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If a final restraining order is issued can a police officer refuse to screen a violation of that order?

Hillsborough, NJ |

I have a FRO against an x who continues to violate it. She does this continue sly and when I report the violations to the police they refuse to screen it through a judge or a prosecutor. I am simply advised to file my own charges in municipal court. In the past I was assaulted while leaving court after filing charges, this resulted in another denial of the police screening it. On the reverse when she makes a claim it immediately is screened resulting in 7 TRO's being put against me all having been dismissed. In addition 14 municipal charges have been charged with the police finding probable cause and they too all were dismissed. Is it legal for them to screen her consistent claims and refuse to screen mine? she has been found guilty of crimes against me. I have never committed any.

Attorney Answers 3


  1. If you have an FRO against anyone, and you show the police the FRO and allege a violation of it, they are required to do something about it. If they do not, go to a Judge in Superior court and action will be taken.

    This answer is provided for educational purposes only. By using or participating in this site, you agree and understand that there is no attorney-client privilege between you and the attorney responding. This site cannot be used as a substitute for competent legal advice from a licensed attorney that practices law in the State having jurisdiction over your matter, and who has experience in the area of law you are asking questions about, and with whom you would have an attorney-client relationship. The law changes frequently and varies from jurisdiction to jurisdiction. The information and materials provided are general in nature, and may not apply to a specific factual or legal circumstance described in the question, or in the State having jurisdiction over your matter.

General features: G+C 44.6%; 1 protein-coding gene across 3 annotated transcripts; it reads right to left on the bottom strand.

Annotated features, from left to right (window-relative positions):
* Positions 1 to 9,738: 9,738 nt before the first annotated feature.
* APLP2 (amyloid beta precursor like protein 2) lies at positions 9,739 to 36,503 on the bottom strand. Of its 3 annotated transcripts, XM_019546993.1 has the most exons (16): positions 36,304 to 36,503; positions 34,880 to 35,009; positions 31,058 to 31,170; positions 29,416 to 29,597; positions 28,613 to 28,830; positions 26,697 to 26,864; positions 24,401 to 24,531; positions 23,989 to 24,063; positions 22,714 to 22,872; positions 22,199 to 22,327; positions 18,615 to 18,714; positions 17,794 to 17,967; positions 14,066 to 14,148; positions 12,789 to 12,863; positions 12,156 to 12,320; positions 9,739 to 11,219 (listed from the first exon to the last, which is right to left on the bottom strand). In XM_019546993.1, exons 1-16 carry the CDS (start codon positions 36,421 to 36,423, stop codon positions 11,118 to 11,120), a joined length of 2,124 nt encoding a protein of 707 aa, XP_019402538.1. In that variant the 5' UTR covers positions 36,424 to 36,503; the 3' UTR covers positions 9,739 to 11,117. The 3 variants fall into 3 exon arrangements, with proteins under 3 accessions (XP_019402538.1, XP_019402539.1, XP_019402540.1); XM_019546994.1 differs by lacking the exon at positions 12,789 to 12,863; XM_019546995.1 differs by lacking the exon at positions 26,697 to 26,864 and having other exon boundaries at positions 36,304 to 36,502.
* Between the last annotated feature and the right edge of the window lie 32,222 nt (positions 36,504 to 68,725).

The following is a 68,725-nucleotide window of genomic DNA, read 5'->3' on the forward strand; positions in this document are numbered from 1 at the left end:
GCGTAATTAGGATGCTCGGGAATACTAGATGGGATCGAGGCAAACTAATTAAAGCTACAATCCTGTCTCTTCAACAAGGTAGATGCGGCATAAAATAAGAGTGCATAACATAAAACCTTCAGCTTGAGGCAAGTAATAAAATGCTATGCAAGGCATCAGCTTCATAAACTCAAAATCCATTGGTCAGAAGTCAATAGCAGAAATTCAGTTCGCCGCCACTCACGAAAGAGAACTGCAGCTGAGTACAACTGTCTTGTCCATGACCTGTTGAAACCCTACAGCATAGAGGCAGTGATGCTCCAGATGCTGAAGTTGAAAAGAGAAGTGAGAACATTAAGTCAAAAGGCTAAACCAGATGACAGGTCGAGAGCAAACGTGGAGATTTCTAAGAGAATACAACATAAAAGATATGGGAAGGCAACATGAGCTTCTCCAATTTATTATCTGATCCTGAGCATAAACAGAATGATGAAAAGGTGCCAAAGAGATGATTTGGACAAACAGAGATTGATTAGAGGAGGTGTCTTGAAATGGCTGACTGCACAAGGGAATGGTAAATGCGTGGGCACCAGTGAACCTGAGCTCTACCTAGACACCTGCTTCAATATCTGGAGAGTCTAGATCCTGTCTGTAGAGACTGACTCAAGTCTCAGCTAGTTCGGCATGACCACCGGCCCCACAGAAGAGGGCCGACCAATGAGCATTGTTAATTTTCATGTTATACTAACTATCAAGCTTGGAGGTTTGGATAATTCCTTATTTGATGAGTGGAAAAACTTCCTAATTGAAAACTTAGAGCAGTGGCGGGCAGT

2. You should bring your Final Restraining Order to your local police station, sit with an officer and explain the violation. I do not understand why they are not following through.

    This answer does not constitute the establishment of an attorney/client relationship nor is there any guarantee that this advice will be completely effective in a court of law. A consultation, including review of court orders and other documents is necessary in order for me to give you proper advice and guidance.


  3. Generally no. Bring your FRO to the Captain of the police department, and explain the situation that you are having. If that does not work, my colleagues are correct, bring the matter to a Judge in the Superior Court.

    This office does not represent you. This email does not form any attorney / client relationship. In order to form an attorney client relationship with our office, our office requires both a signed retainer and payment of any initial fee. Further, since we have very limited facts relative to your matter, you should not rely on any of the general advice set forth within our answer. I would strongly recommend that you speak with counsel regarding your issue.

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